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Sasha Goldshtein is a Senior Consultant for Sela Group, an Israeli company specializing in training, consulting and outsourcing to local and international customers.Sasha's work is divided across these three primary disciplines. He consults for clients on architecture, development, debugging and performance issues; he actively develops code using the latest bits of technology from Microsoft; and he conducts training classes on a variety of topics, from Windows Internals to .NET Performance. You can read more about Sasha's work and his latest ventures at his blog: http://blogs.microsoft.co.il/blogs/sasha. Sasha writes from Herzliya, Israel. Sasha is a DZone MVB and is not an employee of DZone and has posted 204 posts at DZone. You can read more from them at their website. View Full User Profile

P/Invoke with C++ bool Return Values

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I encountered an interesting gotcha today, which I thought would be interesting to share with you. The symptoms were the following: I wrote a simple C++ function exported from a DLL, and tried to invoke it using a P/Invoke wrapper. The C++ function returns a bool, and was declared as follows (the code was simplified for expository purposes):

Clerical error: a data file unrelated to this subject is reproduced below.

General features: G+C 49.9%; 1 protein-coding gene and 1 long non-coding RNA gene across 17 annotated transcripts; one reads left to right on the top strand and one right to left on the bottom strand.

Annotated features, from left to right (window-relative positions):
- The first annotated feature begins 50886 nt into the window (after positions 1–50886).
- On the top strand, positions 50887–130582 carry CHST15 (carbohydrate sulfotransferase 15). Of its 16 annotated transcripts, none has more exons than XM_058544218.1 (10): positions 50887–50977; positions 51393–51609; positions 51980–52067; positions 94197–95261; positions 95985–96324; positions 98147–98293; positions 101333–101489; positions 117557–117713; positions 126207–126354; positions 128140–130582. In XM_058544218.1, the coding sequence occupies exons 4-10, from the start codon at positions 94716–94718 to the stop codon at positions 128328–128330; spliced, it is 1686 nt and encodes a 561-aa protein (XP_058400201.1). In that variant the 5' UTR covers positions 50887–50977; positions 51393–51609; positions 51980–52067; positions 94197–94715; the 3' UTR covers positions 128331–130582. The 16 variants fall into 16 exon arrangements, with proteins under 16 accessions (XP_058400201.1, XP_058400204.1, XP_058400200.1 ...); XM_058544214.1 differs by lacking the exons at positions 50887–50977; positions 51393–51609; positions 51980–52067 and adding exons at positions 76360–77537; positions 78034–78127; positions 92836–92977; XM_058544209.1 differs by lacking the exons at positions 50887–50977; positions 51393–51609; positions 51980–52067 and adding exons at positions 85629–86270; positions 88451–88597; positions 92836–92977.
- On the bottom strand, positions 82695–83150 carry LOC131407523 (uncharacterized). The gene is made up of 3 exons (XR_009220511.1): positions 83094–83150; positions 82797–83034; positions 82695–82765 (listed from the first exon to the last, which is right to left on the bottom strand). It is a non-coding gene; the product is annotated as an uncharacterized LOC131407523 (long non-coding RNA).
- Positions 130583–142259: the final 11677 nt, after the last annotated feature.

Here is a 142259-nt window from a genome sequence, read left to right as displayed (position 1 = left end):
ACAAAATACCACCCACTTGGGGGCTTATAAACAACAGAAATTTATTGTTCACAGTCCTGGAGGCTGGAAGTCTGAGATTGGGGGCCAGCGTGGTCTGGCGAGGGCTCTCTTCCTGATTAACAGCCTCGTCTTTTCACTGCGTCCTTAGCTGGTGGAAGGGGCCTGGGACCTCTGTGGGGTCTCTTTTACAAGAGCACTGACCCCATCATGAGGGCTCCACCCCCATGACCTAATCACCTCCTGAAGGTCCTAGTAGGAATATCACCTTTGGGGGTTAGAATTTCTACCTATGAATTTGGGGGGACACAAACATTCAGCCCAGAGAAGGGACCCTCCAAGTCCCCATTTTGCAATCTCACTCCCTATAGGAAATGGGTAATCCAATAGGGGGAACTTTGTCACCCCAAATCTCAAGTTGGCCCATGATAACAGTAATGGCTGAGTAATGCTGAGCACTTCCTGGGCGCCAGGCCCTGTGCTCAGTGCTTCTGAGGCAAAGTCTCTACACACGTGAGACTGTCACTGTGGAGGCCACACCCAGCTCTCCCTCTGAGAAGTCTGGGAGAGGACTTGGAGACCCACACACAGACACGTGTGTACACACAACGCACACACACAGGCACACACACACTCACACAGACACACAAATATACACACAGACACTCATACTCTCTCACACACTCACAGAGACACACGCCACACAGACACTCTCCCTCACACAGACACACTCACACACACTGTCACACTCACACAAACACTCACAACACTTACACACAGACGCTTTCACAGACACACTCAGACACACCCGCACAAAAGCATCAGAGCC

extern "C" __declspec(dllexport) bool IsPrime(int n) { 
    if (n <= 1) return false; 
    if (n == 2) return true; 
    if (n % 2 == 0) return false; 
    for (int i = 3; i < n; ++i) { 
        if (n % i == 0) return false; 
    return true; 

The managed counterpart was:

static extern bool IsPrime(int n);

At runtime, for some values of n, the output would be inconsistent. Specifically, when n=0 or n=1, the managed wrapper would return true – although the C++ function clearly returns false. For other values, however, the wrapper returned the right values.

Next, I disassembled the C++ function, to find the following code responsible for the first branch:

cmp dword ptr[n], 1 
jg BranchNotTaken 
xor al, al 
jmp BailOut 

In other words, to return false, the function clears out the AL register (which is the lowest byte of the EAX register), and then returns. What of the rest of the EAX register? In the debug build, it’s likely to contain 0xCCCCCCCC, because of this part of the function’s prologue:

lea edi,[ebp-0CCh]  
mov ecx,33h  
mov eax,0CCCCCCCCh  
rep stos dword ptr es:[edi]

To conclude, the function returns 0xCCCCCC00 in the EAX register, which is then interpreted as true by the managed wrapper. Why? Because by default, P/Invoke considers bool parameters to be four-byte values, akin to the Win32 BOOL, and then any non-zero value is mapped to true.

To fix this, I had to convince P/Invoke to marshal back the return value as a single byte. There’s no dedicated type for that in the UnmanagedType enumeration, but U1 (unsigned byte) or I1 (signed byte) will do the trick:

[return: MarshalAs(UnmanagedType.U1)] 
static extern bool IsPrime(int n);

I am posting short links and updates on Twitter as well as on this blog. You can follow me: @goldshtn

Published at DZone with permission of Sasha Goldshtein, author and DZone MVB. (source)

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